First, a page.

Auto accidents can result in significant physical, mental and financial damages.
When this happens, victims often resort to filing a civil lawsuit to receive compensation for their losses.
Shared fault as a common defense
Once you file a lawsuit against the other party from your accident and send your demand letter, the defense has a brief period to submit a response. More often than not, they will reply with an argument that you share some responsibility for the accident. If you are partially responsible, the court will apply the comparative negligence rule.
The comparative negligence rule requires the court to figure two percentages of fault, one belonging to the plaintiff and one belonging to the defendant. The court will also determine a final value for the damages, economic and non-economic, caused by the accident. The total compensation you can receive equals the value of damages minus your percentage of fault.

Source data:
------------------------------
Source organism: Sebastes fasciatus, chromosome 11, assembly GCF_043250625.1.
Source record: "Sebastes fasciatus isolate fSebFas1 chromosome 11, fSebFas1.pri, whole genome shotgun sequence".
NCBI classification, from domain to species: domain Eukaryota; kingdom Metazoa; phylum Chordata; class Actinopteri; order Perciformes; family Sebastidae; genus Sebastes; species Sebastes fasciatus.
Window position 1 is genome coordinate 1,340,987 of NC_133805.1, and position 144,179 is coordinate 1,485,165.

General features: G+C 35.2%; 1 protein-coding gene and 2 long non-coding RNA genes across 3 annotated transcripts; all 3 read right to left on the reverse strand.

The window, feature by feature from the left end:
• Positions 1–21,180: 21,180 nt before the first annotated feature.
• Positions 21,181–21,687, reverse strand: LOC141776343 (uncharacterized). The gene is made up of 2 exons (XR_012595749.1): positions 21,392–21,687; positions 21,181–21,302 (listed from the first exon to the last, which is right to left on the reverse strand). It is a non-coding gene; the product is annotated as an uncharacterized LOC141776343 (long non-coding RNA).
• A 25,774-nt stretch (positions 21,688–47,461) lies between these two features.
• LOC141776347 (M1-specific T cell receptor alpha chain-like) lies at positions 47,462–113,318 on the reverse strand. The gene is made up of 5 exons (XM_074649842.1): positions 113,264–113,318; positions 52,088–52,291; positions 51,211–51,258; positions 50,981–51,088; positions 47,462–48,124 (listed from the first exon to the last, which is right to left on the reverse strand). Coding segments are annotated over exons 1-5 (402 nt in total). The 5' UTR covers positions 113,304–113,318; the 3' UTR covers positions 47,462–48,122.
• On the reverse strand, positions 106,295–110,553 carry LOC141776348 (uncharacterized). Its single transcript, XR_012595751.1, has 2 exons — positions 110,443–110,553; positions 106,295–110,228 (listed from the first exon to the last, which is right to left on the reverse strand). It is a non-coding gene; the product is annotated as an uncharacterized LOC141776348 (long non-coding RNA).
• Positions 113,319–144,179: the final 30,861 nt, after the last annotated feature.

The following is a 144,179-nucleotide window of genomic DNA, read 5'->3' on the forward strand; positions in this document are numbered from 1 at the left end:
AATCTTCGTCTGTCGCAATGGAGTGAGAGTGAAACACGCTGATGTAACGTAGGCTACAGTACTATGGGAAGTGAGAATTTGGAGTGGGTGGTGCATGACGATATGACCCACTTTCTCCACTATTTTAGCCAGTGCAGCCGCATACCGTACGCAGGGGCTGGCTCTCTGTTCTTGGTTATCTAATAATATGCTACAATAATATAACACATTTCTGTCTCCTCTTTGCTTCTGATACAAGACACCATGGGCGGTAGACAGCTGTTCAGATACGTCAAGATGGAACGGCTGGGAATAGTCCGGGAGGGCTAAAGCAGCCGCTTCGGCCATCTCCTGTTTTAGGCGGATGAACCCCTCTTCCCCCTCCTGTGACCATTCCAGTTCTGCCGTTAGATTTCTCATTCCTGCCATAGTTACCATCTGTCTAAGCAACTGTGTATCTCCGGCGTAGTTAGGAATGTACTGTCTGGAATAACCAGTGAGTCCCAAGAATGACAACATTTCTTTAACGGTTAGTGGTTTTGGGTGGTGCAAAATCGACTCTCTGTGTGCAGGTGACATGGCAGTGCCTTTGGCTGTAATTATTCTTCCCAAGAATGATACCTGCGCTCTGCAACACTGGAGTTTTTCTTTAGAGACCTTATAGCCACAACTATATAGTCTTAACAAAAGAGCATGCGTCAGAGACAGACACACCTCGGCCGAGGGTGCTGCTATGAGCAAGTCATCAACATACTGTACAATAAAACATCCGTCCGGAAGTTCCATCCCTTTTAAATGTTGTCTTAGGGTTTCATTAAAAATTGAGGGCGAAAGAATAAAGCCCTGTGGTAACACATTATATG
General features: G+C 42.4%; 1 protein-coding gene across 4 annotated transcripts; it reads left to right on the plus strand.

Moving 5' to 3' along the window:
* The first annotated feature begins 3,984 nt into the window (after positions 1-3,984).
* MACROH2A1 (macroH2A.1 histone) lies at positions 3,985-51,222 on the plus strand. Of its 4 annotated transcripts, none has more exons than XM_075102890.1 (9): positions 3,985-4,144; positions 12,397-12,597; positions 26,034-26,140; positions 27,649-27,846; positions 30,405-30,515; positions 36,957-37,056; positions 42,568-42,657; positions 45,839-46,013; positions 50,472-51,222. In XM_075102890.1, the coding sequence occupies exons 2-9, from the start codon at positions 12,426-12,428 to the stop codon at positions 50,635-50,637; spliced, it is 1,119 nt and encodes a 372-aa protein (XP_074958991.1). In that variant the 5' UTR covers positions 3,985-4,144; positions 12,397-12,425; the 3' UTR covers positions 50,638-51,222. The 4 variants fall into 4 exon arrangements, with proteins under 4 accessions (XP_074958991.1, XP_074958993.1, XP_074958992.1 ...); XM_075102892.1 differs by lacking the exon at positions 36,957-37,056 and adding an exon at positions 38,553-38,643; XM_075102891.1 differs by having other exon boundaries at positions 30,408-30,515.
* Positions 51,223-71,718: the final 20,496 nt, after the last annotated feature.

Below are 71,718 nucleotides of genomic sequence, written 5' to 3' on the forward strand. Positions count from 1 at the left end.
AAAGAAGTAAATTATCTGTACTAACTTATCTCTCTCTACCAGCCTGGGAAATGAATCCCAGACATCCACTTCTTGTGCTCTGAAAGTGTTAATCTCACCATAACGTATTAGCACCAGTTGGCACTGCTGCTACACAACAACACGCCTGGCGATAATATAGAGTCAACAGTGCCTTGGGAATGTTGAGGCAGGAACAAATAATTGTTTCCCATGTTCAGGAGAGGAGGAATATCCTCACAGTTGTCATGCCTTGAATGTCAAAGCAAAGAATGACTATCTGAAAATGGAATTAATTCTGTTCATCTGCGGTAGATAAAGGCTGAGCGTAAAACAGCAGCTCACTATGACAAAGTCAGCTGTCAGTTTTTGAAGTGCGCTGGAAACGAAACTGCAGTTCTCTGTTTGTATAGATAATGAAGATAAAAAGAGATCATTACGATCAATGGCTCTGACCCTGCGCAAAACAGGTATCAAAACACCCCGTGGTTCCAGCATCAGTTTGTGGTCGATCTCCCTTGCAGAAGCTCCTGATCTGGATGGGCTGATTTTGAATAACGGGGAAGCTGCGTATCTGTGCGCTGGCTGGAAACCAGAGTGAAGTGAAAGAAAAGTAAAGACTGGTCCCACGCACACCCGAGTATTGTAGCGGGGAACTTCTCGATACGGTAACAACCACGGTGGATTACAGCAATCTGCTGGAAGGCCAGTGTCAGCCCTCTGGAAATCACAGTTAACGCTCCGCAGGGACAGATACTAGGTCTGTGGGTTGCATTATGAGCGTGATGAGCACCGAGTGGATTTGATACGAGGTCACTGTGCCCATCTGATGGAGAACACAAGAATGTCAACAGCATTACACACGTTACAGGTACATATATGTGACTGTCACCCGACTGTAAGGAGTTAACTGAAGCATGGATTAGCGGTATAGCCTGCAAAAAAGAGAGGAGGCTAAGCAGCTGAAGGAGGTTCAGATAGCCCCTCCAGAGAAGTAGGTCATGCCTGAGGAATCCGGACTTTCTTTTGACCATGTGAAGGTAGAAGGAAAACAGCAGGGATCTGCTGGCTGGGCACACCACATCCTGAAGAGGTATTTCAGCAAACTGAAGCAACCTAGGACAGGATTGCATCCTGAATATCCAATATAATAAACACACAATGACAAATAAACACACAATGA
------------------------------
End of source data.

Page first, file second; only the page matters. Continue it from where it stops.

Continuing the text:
Ohio’s use of comparative negligence
There are two types of comparative negligence, pure and modified, and the state determines which the court will follow. Ohio adheres to the modified comparative negligence rule, which states that the plaintiff can only receive compensation if their percentage of fault is not more than the defendant’s portion.
For example, if the total damages from your auto accident amount to $50,000 and your percentage of fault equals 10%, you can only receive $45,000 in compensation. However, if the court finds you 60% at fault, you are no longer eligible.
The circumstances of every auto accident are unique, and the court considers every detail when determining fault.